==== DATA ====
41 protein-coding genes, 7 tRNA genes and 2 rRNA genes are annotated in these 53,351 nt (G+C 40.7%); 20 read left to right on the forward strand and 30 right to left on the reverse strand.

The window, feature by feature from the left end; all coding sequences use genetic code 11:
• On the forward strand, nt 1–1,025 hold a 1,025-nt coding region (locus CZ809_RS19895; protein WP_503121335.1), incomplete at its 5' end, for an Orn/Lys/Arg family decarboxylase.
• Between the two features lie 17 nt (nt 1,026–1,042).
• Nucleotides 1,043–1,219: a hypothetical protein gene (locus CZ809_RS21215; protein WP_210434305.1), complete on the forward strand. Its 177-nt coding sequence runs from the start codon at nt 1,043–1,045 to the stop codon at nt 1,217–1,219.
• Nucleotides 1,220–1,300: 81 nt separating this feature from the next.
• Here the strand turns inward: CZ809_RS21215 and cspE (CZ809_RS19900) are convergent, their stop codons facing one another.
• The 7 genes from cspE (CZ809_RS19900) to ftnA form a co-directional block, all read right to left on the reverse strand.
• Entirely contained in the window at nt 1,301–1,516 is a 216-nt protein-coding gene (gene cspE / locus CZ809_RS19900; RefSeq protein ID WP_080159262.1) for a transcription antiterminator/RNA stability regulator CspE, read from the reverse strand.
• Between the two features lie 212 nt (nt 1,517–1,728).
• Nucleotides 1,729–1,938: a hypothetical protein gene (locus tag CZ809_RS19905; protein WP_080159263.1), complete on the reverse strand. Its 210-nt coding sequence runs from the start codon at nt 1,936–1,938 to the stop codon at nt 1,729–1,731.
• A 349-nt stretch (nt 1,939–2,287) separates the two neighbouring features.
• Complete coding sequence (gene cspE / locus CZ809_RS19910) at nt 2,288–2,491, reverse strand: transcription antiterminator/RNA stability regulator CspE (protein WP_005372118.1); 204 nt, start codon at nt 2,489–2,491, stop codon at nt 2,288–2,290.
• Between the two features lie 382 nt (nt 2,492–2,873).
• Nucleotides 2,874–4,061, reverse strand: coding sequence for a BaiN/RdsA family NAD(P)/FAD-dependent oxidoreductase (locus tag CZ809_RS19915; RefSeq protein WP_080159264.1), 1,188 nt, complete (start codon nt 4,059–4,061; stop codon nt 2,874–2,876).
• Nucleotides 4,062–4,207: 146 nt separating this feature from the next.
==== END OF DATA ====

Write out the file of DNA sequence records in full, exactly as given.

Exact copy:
41 protein-coding genes, 7 tRNA genes and 2 rRNA genes are annotated in these 53,351 nt (G+C 40.7%); 20 read left to right on the forward strand and 30 right to left on the reverse strand.

The window, feature by feature from the left end; all coding sequences use genetic code 11:
• On the forward strand, nt 1–1,025 hold a 1,025-nt coding region (locus CZ809_RS19895; protein WP_503121335.1), incomplete at its 5' end, for an Orn/Lys/Arg family decarboxylase.
• Between the two features lie 17 nt (nt 1,026–1,042).
• Nucleotides 1,043–1,219: a hypothetical protein gene (locus CZ809_RS21215; protein WP_210434305.1), complete on the forward strand. Its 177-nt coding sequence runs from the start codon at nt 1,043–1,045 to the stop codon at nt 1,217–1,219.
• Nucleotides 1,220–1,300: 81 nt separating this feature from the next.
• Here the strand turns inward: CZ809_RS21215 and cspE (CZ809_RS19900) are convergent, their stop codons facing one another.
• The 7 genes from cspE (CZ809_RS19900) to ftnA form a co-directional block, all read right to left on the reverse strand.
• Entirely contained in the window at nt 1,301–1,516 is a 216-nt protein-coding gene (gene cspE / locus CZ809_RS19900; RefSeq protein ID WP_080159262.1) for a transcription antiterminator/RNA stability regulator CspE, read from the reverse strand.
• Between the two features lie 212 nt (nt 1,517–1,728).
• Nucleotides 1,729–1,938: a hypothetical protein gene (locus tag CZ809_RS19905; protein WP_080159263.1), complete on the reverse strand. Its 210-nt coding sequence runs from the start codon at nt 1,936–1,938 to the stop codon at nt 1,729–1,731.
• A 349-nt stretch (nt 1,939–2,287) separates the two neighbouring features.
• Complete coding sequence (gene cspE / locus CZ809_RS19910) at nt 2,288–2,491, reverse strand: transcription antiterminator/RNA stability regulator CspE (protein WP_005372118.1); 204 nt, start codon at nt 2,489–2,491, stop codon at nt 2,288–2,290.
• Between the two features lie 382 nt (nt 2,492–2,873).
• Nucleotides 2,874–4,061, reverse strand: coding sequence for a BaiN/RdsA family NAD(P)/FAD-dependent oxidoreductase (locus tag CZ809_RS19915; RefSeq protein WP_080159264.1), 1,188 nt, complete (start codon nt 4,059–4,061; stop codon nt 2,874–2,876).
• Nucleotides 4,062–4,207: 146 nt separating this feature from the next.